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THU0517 Women with Gout Show A Poorer Cardiovascular Profile after Structured Assessment
  1. J.A. Bernal1,
  2. M. Andrés1,
  3. F. Sivera2,
  4. L. Carmona3,
  5. P. Vela1,4,
  6. E. Pascual1,4
  1. 1Rheumatology, Hospital General Universitario de Alicante, Alicante
  2. 2Rheumatology, Hospital General Universitario de Elda, Elda
  3. 3Instituto de Salud Musculoesquelética, Madrid
  4. 4Universidad Miguel Hernández, Elche, Spain


Background Cardiovascular (CV) disease affects gout patients. This is thought to result from a combination of an increase in CV risk factors and crystal-led inflammation. Despite being more prevalent in men, gout also has an impact on the CV risk of women (1). To date, few studies have focused on gender differences on gout, especially in terms of CV assessment.

Methods Observational, cross-sectional study. Consecutive newly-diagnosed crystal-proven gout patients seen in a tertiary hospital underwent a structured CV assessment which included risk prediction tools, carotid ultrasound and CV risk stratification according to current European guidelines. Gout features were also registered. A gender comparison in the different variables was performed, employing chi-2 tests for binary variables, and Student's t or Mann-Whitney's tests for quantitative variables.

Results A total of 199 patients - 28 (14.1%) women and 171 (85.9%) men - were analyzed. Women were significantly older than men (72.7± 11.1 years in women vs 62± 13.0 in men, p<0.001). In terms of CV risk factors, women had more commonly high blood pressure (89.3% vs 64.9%, p=0.01), diabetes (53.6% vs 18.7%, p<0.001), diuretic use (78.6% vs 38.2%, p<0.001), and chronic kidney disease (71.4% vs 21.3%, p<0.001). Smoking background was more frequent in men (20% vs 66%, p<0.001), and dyslipidemia rates were similar. Uric acid levels at diagnosis were higher (8.97 vs 7.82 mg/dL, p=0.001) in women. Regarding gout features, men showed longer disease duration (median (p25–75) 1 year (0–3.0) in women and 5 years (2.0–15.0) in men, p=0.005) and reported more gout attacks (2 attacks (1.0–3.5) in women and 5 (3.0–20.0) in men, p=0.001), with no differences between genders in the proportion of patients with tophi. No significant differences in carotid plaques were noted (50% in women and 33.6% in men, p=0.32), but ultrasound was often deemed unnecessary in women because they already presented a very high CV risk at assessment (64.3% of women and 33.7% of men, p=0.002). At final CV risk stratification, women tended to show higher CV risk than men (Figure 1).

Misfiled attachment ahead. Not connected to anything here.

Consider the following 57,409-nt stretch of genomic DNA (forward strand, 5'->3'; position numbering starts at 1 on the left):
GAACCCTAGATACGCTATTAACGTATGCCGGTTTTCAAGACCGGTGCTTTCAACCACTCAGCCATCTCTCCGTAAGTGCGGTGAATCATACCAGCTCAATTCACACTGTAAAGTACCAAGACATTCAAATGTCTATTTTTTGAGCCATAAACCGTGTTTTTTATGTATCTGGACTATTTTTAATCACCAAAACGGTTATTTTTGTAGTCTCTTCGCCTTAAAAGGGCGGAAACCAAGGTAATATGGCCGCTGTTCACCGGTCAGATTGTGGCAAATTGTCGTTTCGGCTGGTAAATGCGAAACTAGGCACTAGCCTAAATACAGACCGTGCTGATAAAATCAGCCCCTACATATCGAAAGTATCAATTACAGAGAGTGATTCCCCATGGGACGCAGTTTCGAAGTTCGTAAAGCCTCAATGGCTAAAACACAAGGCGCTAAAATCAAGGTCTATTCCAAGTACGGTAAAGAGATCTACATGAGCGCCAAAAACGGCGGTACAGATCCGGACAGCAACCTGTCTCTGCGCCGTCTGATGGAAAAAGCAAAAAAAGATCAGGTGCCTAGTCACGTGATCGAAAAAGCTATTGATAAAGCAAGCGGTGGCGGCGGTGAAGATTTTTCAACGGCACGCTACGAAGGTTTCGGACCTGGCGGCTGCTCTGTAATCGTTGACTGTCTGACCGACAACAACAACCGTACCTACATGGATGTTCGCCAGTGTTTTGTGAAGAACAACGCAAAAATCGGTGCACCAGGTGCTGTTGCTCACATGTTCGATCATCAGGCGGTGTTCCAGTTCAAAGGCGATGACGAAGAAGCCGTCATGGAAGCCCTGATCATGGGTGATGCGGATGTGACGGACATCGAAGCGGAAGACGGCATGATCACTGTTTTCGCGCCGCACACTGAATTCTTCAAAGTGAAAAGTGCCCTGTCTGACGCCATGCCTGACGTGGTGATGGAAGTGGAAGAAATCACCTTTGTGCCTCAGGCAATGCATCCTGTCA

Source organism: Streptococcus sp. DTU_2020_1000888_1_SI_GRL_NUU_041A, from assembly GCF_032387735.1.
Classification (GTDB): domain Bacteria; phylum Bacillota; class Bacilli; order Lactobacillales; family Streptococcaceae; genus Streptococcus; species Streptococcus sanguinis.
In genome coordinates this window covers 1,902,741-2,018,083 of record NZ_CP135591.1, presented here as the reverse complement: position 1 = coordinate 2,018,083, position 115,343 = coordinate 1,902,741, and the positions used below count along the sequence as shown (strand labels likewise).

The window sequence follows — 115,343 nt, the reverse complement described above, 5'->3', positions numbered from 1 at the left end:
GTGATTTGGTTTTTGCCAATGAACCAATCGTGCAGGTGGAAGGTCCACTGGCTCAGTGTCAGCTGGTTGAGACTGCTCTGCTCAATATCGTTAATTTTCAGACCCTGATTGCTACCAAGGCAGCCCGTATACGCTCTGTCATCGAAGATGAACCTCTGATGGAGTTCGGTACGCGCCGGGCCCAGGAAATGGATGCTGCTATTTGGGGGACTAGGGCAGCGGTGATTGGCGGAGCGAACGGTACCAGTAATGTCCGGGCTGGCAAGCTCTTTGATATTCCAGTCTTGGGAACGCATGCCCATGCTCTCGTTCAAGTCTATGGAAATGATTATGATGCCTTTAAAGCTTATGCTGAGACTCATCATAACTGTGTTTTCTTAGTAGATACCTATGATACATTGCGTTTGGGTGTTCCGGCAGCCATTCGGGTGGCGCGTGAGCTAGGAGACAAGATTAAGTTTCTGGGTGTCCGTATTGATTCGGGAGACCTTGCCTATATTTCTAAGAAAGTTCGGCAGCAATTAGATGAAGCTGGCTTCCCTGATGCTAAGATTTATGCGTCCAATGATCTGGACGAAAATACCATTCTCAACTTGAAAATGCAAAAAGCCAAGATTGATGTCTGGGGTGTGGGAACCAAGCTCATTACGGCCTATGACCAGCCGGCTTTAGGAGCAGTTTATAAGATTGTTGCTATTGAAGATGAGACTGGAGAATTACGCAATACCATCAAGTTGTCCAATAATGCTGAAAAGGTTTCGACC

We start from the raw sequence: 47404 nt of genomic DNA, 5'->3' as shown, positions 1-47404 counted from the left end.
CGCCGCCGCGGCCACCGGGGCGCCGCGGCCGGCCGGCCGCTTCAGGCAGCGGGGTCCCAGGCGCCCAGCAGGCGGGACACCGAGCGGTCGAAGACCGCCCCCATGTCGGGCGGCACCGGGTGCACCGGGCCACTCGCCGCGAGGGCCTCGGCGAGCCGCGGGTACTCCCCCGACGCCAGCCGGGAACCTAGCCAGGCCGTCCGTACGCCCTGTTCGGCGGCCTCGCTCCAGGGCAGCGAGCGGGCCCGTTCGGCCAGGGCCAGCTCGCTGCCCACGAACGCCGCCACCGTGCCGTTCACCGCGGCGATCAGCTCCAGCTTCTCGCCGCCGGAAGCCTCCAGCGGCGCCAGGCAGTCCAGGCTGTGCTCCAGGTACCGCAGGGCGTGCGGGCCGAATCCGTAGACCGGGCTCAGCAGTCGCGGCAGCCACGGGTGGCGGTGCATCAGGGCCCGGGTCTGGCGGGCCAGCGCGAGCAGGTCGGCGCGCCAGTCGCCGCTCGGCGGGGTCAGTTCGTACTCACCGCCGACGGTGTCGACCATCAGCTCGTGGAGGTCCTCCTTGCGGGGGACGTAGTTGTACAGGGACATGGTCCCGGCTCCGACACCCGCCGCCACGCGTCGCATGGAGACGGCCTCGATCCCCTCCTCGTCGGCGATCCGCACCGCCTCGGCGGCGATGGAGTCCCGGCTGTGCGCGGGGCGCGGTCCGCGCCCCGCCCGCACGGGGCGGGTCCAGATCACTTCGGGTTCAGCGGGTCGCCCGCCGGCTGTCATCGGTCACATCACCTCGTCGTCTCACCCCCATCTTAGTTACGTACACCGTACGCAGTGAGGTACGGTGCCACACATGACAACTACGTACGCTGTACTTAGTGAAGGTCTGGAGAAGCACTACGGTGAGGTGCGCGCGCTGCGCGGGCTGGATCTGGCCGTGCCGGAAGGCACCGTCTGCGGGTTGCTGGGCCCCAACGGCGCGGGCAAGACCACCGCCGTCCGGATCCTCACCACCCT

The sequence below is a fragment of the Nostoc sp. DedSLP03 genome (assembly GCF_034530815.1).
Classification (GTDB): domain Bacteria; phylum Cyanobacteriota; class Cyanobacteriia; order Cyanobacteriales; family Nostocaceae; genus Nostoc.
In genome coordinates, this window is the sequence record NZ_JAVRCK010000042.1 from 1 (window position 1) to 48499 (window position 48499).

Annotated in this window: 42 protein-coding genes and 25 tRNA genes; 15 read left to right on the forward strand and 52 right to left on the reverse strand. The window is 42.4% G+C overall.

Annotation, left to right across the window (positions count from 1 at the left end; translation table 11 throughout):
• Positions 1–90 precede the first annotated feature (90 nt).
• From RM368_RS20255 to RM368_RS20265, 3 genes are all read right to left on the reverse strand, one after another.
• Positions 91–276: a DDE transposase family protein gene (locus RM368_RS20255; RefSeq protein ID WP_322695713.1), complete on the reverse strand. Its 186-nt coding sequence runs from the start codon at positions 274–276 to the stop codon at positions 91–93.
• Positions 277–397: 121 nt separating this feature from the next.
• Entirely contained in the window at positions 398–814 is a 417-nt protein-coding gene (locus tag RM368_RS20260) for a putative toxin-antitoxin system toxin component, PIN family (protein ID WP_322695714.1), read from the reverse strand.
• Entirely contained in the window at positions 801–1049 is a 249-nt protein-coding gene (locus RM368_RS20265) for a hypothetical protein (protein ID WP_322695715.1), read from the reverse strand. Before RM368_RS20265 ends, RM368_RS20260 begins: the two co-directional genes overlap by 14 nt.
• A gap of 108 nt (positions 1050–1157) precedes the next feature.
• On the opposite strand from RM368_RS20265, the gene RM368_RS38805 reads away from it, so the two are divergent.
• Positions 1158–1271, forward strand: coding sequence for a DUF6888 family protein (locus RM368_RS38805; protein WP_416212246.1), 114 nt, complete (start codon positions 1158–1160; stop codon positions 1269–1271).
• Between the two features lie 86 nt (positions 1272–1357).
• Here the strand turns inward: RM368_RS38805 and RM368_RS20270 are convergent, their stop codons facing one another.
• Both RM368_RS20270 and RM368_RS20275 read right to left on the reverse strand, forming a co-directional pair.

Conclusions The CV profile of women with gout seems worse than male patients in this series. Differences in gout pathogenesis between genders likely explain these results. This finding highlights the need for an optimal CV management when dealing with female gout patients.

  1. De Vera MA. Ann Rheum Dis 2010;69:1162

Disclosure of Interest None declared

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